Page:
My visits to golf courses these days are architect-driven, I’m not ashamed to admit. There was a time in this country, when golf was young, that plots of spectacular land were available for golf course development. Now, it seems you either hear “They’re going to build a golf course there?” signifying “what an unconscionable decision!” Or you hear “They’re going to build a golf course THERE?” meaning “how in the heck did they get clearance to that piece of untouchable property?” I’ve walked, played and photographed enough courses like Sleepy Hollow, Shinnecock Hills, and Merion to know that the odds on Bandon Dunes or Sand Hills happening on the east coast are slim to none. There’s a reason that coastal Oregon, central Wisconsin and nowhere-in-Nebraska are the hotbeds for links golf. It’s the getting there that causes difficulty.
Our recent Adirondack tour closed a bit west of those mountains, although our hotel in Utica was called “Adirondack Gateway,” so there was a connection of sorts. We were to tour the Yahnundasis Golf Club, built in the 1920s by Walter J. Travis. If you know Buffalo-Niagara golf, you may have played Lookout Point, Cherry Hill, Orchard Park or Stafford. All four were designed by Travis, who was quite a competitive golfer before he turned to publishing and golf course construction.
Travis liked funk and quirk, but he also like to punish poor golf. It’s quite a combination, I’ll have you know. No other architect before or since combined those three elements. If they were competitive golfers, they liked to punish poor shots (played any Jack or Arnie courses?) If they were not, they found creative design a boon, but the courses most days allowed for missed shots. Travis found a way to combine the two and so I look forward to playing more of his courses (Scranton, Arundel, Hollywood, et al.) that I have yet to see.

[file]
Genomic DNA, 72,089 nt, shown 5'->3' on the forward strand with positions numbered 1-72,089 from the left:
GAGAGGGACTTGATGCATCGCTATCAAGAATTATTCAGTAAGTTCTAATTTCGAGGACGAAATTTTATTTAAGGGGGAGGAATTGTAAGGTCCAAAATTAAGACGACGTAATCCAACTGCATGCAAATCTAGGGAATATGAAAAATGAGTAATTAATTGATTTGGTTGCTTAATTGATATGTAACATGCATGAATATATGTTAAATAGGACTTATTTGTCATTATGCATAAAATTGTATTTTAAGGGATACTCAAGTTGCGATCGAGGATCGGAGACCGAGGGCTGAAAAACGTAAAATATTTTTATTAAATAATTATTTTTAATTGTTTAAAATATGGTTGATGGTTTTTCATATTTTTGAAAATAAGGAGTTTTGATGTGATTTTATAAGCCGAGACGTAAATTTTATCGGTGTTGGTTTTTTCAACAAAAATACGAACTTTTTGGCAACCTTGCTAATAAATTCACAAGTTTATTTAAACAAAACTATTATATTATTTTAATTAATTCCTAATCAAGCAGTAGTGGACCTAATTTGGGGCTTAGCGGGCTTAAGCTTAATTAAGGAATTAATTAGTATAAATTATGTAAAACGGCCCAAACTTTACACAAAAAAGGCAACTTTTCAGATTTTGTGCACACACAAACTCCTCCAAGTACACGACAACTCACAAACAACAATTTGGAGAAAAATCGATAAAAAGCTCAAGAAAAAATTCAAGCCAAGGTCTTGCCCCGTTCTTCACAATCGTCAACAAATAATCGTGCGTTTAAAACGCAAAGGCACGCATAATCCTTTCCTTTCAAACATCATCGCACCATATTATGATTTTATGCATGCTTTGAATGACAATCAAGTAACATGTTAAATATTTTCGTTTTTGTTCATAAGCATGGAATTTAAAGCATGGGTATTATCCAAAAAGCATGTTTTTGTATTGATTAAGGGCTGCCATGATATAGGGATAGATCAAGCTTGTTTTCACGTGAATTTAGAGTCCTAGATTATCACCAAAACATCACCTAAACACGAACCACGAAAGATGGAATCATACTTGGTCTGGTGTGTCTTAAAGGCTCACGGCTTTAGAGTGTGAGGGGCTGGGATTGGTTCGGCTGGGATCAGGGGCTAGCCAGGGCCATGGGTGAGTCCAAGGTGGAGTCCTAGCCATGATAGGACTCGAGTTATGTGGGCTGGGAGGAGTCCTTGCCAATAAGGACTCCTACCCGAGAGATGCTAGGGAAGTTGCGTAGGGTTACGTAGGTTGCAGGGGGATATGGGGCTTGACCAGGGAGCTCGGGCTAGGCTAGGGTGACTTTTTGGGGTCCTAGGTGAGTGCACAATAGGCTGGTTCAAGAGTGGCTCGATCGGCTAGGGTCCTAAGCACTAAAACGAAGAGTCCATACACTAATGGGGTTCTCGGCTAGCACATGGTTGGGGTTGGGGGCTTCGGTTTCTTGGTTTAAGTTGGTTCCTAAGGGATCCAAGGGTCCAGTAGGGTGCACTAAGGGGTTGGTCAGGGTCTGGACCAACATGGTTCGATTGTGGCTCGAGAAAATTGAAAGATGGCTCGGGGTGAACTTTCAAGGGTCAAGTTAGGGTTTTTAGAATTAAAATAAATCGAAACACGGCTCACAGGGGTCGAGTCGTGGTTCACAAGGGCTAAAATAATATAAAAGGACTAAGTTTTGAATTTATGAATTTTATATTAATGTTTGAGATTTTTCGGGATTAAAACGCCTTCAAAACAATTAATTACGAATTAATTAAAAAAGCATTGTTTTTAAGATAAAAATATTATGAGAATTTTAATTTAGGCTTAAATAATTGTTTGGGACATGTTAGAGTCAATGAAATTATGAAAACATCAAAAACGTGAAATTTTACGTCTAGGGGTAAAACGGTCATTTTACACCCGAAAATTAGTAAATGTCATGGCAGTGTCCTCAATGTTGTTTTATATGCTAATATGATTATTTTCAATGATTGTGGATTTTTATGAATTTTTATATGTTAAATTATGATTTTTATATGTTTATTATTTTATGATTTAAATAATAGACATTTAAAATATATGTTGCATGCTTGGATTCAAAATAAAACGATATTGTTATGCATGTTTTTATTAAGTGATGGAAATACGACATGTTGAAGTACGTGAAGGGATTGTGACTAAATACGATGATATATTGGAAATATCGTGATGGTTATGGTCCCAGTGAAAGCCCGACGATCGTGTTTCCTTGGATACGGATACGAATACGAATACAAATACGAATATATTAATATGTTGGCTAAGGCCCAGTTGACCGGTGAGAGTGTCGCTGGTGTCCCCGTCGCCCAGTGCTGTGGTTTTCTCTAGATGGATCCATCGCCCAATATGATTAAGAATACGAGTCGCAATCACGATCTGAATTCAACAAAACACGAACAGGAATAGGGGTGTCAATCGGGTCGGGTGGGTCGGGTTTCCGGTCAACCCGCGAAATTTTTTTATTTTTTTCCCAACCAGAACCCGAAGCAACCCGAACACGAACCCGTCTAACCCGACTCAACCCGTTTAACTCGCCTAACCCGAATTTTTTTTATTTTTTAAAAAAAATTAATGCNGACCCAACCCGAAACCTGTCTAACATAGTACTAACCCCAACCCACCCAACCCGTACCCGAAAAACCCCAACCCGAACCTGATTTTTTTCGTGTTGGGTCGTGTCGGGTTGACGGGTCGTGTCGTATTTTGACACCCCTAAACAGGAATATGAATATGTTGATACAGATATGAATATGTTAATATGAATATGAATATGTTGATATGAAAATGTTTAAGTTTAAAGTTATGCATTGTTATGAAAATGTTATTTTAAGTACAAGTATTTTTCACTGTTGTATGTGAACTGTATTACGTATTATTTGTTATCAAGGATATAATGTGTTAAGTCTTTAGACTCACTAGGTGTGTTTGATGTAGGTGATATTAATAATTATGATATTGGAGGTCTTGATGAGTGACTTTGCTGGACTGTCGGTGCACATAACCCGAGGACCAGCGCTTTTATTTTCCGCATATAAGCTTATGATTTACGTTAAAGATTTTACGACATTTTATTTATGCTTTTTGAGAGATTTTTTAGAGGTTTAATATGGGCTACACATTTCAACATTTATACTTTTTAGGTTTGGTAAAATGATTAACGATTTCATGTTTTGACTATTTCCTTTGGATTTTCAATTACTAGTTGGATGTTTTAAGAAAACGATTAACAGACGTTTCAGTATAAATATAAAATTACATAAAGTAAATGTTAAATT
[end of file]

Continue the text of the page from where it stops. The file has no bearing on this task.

Our time at Yahnundasis was enlightening. We imagined it would be brief, as every weather forecast called for downpours beginning 4-5 holes into our round. We set out and snuck the 18 in. By the time we were eating in the grill room, the skies had opened up and play for the day had ceased. What we learned was that the Arterial, a road built in Utica during the hey-day of the city’s military contracts had eaten into Travis’ work and that holes had been abandoned, rerouted and developed from new property. Although the course isn’t all Travis, 85% of it is, and the rest is pretty darned faithful. A difficult winter had the greens a bit longer as they recover patiently from the frost. Perhaps that’s how Walter wanted them to play. My partner spent most of the day hitting putt after putt from different points to other, different points, just to watch the ball race around the high walls like cars at Pocono Speedway.
As with many private clubs, we were fortunate to play Yahnundasis. What I suggest to you is, find a connection or make a phone call through your pro. You’ll be surprised how many private clubs have the ability to flex their guest policy when a compatriot intervenes on your behalf.